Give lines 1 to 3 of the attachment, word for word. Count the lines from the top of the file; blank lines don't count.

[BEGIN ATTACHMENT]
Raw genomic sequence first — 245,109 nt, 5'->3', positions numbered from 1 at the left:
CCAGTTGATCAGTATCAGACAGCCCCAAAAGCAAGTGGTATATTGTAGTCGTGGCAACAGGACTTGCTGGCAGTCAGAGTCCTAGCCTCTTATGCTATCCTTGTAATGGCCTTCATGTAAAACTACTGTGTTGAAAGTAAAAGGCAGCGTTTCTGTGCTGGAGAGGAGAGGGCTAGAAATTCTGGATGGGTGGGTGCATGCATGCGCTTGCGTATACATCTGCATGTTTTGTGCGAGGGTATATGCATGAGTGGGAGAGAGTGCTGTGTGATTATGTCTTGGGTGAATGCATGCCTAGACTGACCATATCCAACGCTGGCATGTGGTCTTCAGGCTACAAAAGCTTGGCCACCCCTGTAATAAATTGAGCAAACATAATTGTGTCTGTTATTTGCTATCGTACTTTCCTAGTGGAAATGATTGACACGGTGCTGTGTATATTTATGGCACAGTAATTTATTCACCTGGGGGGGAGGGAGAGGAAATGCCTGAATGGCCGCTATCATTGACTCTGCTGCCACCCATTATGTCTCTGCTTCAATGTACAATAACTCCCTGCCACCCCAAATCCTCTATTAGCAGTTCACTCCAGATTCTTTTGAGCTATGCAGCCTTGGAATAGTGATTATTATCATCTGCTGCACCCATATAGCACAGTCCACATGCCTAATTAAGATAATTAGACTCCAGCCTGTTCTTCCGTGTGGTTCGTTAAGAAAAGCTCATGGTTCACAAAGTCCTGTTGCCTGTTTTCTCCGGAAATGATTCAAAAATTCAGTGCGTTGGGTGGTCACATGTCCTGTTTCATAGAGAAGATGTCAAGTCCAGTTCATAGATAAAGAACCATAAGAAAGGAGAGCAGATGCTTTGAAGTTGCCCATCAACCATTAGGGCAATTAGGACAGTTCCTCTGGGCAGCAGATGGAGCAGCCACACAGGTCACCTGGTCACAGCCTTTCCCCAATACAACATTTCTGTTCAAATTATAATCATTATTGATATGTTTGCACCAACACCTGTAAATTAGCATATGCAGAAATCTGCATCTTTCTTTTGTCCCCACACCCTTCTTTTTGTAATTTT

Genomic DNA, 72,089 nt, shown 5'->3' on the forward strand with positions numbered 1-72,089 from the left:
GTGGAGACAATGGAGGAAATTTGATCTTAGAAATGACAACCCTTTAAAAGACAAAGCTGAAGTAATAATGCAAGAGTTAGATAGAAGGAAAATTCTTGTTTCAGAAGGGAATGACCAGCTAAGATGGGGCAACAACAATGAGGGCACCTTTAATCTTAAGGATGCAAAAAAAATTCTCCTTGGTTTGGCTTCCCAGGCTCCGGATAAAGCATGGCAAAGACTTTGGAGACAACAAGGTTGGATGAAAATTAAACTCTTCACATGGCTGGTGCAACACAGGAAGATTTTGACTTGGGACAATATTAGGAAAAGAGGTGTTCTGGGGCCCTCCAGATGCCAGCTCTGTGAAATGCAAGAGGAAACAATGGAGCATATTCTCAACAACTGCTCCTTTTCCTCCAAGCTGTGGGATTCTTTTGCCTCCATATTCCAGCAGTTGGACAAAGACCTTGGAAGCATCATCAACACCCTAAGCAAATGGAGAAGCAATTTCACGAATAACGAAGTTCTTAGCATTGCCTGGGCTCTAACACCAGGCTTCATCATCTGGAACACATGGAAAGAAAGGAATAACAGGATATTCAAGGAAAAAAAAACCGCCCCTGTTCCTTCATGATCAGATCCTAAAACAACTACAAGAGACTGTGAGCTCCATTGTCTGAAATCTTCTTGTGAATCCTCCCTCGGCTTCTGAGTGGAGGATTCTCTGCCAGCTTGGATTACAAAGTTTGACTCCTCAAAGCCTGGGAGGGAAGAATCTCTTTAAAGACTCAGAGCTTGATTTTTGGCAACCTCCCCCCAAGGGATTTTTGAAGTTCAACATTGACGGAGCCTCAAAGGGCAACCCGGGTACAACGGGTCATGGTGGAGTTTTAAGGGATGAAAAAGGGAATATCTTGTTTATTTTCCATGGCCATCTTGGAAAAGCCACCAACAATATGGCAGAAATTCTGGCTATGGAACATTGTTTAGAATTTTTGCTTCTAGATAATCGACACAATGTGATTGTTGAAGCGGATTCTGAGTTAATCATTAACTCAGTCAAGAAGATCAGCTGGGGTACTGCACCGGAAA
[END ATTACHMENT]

Raw genomic sequence first — 245,109 nt, 5'->3', positions numbered from 1 at the left:
CCAGTTGATCAGTATCAGACAGCCCCAAAAGCAAGTGGTATATTGTAGTCGTGGCAACAGGACTTGCTGGCAGTCAGAGTCCTAGCCTCTTATGCTATCCTTGTAATGGCCTTCATGTAAAACTACTGTGTTGAAAGTAAAAGGCAGCGTTTCTGTGCTGGAGAGGAGAGGGCTAGAAATTCTGGATGGGTGGGTGCATGCATGCGCTTGCGTATACATCTGCATGTTTTGTGCGAGGGTATATGCATGAGTGGGAGAGAGTGCTGTGTGATTATGTCTTGGGTGAATGCATGCCTAGACTGACCATATCCAACGCTGGCATGTGGTCTTCAGGCTACAAAAGCTTGGCCACCCCTGTAATAAATTGAGCAAACATAATTGTGTCTGTTATTTGCTATCGTACTTTCCTAGTGGAAATGATTGACACGGTGCTGTGTATATTTATGGCACAGTAATTTATTCACCTGGGGGGGAGGGAGAGGAAATGCCTGAATGGCCGCTATCATTGACTCTGCTGCCACCCATTATGTCTCTGCTTCAATGTACAATAACTCCCTGCCACCCCAAATCCTCTATTAGCAGTTCACTCCAGATTCTTTTGAGCTATGCAGCCTTGGAATAGTGATTATTATCATCTGCTGCACCCATATAGCACAGTCCACATGCCTAATTAAGATAATTAGACTCCAGCCTGTTCTTCCGTGTGGTTCGTTAAGAAAAGCTCATGGTTCACAAAGTCCTGTTGCCTGTTTTCTCCGGAAATGATTCAAAAATTCAGTGCGTTGGGTGGTCACATGTCCTGTTTCATAGAGAAGATGTCAAGTCCAGTTCATAGATAAAGAACCATAAGAAAGGAGAGCAGATGCTTTGAAGTTGCCCATCAACCATTAGGGCAATTAGGACAGTTCCTCTGGGCAGCAGATGGAGCAGCCACACAGGTCACCTGGTCACAGCCTTTCCCCAATACAACATTTCTGTTCAAATTATAATCATTATTGATATGTTTGCACCAACACCTGTAAATTAGCATATGCAGAAATCTGCATCTTTCTTTTGTCCCCACACCCTTCTTTTTGTAATTTT

Genomic DNA, 72,089 nt, shown 5'->3' on the forward strand with positions numbered 1-72,089 from the left: